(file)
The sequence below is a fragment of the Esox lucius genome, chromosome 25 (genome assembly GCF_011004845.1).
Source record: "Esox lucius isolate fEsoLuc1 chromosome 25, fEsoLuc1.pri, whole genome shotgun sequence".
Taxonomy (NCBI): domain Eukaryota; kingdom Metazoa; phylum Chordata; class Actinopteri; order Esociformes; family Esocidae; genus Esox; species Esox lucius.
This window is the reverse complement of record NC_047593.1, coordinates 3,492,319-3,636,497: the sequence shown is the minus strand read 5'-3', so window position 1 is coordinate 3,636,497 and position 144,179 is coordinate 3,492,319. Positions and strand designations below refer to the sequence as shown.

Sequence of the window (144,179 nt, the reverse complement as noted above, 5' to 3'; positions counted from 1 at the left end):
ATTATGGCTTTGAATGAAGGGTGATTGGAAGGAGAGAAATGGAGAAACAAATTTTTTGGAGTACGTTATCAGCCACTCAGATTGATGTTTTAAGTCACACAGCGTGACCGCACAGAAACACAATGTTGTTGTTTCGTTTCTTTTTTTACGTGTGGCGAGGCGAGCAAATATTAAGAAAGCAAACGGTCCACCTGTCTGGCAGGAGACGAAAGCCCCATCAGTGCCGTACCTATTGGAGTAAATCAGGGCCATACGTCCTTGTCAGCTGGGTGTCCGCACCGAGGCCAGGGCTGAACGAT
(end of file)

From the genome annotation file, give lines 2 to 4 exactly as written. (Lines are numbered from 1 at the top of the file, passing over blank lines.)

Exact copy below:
Source record: "Esox lucius isolate fEsoLuc1 chromosome 25, fEsoLuc1.pri, whole genome shotgun sequence".
Taxonomy (NCBI): domain Eukaryota; kingdom Metazoa; phylum Chordata; class Actinopteri; order Esociformes; family Esocidae; genus Esox; species Esox lucius.
This window is the reverse complement of record NC_047593.1, coordinates 3,492,319-3,636,497: the sequence shown is the minus strand read 5'-3', so window position 1 is coordinate 3,636,497 and position 144,179 is coordinate 3,492,319. Positions and strand designations below refer to the sequence as shown.